Probing the origin of the world’s first farmers
Mon, 25 Jul 2016 11:38:00 BST
Ancient DNA reveals complex genetic history of Near East at dawn of agriculture
The first large-scale, genome-wide analyses of ancient human remains from the Near East have illuminated the genetic identities and population dynamics of the world’s first farmers.
The study, published in Nature on July 25, reveals three genetically-distinct farming populations living in the Near East at the dawn of agriculture 12,000 to 8,000 years ago: two newly-described groups in Iran and the Levant and a previously reported group in Anatolia, in what is now Turkey.
The findings indicate that revolutionary farming technologies spread across the region rather than the physical expansion of the groups living there.
Professor Martin B. Richards (pictured left), Head of the University of Huddersfield’s Archaeogenetics Research Group and Director of the University’s Leverhulme Trust Doctoral Scholarship programme in Evolutionary Genetics, contributed to the groundbreaking research. He said: “This work is a huge milestone in putting together the pieces of our past, and we are very excited to have been a part of it.”
Ron Pinhasi (pictured right), Associate Professor of Archaeology at University College Dublin and co-senior author of the study, said: “Some of the earliest farming was practiced in the Levant, including Israel and Jordan, and in the Zagros mountains of Iran – two edges of the Fertile Crescent. We wanted to find out whether these early farmers were genetically similar to one another or to the hunter-gatherers who lived there before, so we could learn more about how the world’s first agricultural transition occurred.”
The team’s analyses alter what is known about the genetic heritage of present-day people in Europe. They now appear to have descended from four major groups: hunter-gatherers in what is now western Europe, hunter-gatherers in eastern Europe and the Russian steppe, the Iran farming group and the Levant farming group.
“We found that the relatively homogeneous population seen across western Eurasia today, including Europe and the Near East, used to be a highly sub-structured collection of people who were as different from one another as present-day Europeans are from East Asians,” said David Reich (pictured right), Professor of Genetics at Harvard Medical School (HMS) and co-senior author of the study.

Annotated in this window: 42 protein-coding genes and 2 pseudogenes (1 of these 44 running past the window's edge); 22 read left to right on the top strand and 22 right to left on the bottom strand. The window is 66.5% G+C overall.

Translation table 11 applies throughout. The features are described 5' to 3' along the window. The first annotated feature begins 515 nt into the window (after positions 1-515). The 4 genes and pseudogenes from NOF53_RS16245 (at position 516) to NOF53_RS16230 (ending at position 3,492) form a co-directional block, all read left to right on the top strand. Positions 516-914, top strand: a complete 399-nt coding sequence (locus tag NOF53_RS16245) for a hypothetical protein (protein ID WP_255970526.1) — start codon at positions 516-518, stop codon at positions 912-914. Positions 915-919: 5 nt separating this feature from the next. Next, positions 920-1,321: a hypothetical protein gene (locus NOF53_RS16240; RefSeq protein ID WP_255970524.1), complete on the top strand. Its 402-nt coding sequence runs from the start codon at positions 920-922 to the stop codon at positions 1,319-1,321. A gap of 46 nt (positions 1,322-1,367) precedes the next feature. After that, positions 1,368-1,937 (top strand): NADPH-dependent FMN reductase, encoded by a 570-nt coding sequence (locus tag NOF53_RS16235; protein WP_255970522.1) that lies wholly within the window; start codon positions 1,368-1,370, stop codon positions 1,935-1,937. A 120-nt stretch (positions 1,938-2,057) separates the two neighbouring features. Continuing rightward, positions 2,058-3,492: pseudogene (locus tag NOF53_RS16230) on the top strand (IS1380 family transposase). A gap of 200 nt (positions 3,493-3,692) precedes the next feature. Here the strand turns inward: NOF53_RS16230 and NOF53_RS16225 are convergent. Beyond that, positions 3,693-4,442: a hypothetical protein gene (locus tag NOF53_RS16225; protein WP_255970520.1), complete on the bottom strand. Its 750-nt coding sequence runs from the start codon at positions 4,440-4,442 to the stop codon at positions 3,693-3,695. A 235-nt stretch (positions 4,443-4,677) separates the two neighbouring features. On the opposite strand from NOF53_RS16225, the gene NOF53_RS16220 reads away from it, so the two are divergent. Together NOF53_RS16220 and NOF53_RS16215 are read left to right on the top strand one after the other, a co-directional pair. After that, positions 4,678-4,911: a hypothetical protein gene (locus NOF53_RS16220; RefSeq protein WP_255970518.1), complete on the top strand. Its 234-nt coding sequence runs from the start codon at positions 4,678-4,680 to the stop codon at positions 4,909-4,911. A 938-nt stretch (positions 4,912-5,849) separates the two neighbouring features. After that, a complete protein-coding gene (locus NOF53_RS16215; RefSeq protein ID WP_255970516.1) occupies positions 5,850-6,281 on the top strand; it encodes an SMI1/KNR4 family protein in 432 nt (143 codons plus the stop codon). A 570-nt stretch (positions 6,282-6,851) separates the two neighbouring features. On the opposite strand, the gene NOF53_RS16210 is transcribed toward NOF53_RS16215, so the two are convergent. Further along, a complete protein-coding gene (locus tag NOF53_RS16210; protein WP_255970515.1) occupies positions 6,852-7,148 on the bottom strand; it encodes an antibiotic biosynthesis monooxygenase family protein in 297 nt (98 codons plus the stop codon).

“Near East populations mixed with one another over time and migrated into surrounding regions to mix with the people living there until those initially quite diverse groups became genetically very similar,” added Iosif Lazaridis (pictured below left), HMS research fellow in genetics and first author of the study.
Even as advances in ancient-DNA technology have made it possible to probe population mixing and large-scale migrations that occurred thousands of years ago, researchers have had trouble studying the genetic history of the Near East because the region’s warm climate has degraded much of the DNA in unearthed bones.
An international team led by Pinhasi and Reich overcame the problem of poor-quality DNA in part by extracting genetic material from ear bones that can yield up to 100 times more DNA than other bones in the body. The team also used a technique called in-solution hybridization to enrich for human DNA and filter out contaminant DNA from microbes.
The combined techniques allowed the researchers to gather high-quality genomic information from 44 ancient Near Easterners who lived between 14,000 and 3,400 years ago: hunter-gatherers from before the invention of farming, the first farmers themselves and their successors.
By comparing the genomes to one another as well as to those of nearly 240 previously studied ancient people from nearby regions and about 2,600 present-day people, the researchers learned that the first farming cultures in the Levant, Iran and Anatolia were all genetically distinct. Farmers in the Levant and Iran were genetically similar, however, to earlier hunter-gatherers who had lived in the same areas.
Together, the results suggested that agriculture spread in the Near East at least in part because existing groups invented or adopted farming technologies, rather than through population replacement.
“Maybe one group domesticated goats and another began growing wheat, and the practices were shared in some way,” said Lazaridis. “These different populations all invented or adopted some facets of the farming revolution, and they all flourished.”
Mix and match
Over the following 5,000 years, the Near East farming groups mixed with one another and with hunter-gatherers in Europe.
“All this extraordinary diversity collapsed,” said Reich. “By the Bronze Age, populations had ancestry from many sources and broadly resembled present-day ones.”
The researchers also learned how descendants of each early farming group, even as they began to intermingle, contributed to the genetic ancestry of people in different parts of the world: farmers related to the Anatolian group spread west into Europe, people related to the Levant group moved south into East Africa, people related to those in Iran or the Caucasus went north into the Russian steppe, and people related to both the farmers in Iran and hunter-gatherers from the steppe spread into South Asia.
“The Near East was the missing link to understanding many human migrations,” said Pinhasi.
- Primary funding for this research was provided by the National Institutes of Health (grant GM100233), a National Science Foundation HOMINID grant (BCS-1032255) and a European Research Council starting grant ADNABIOARC (263441). Reich is a Howard Hughes Medical Institute investigator.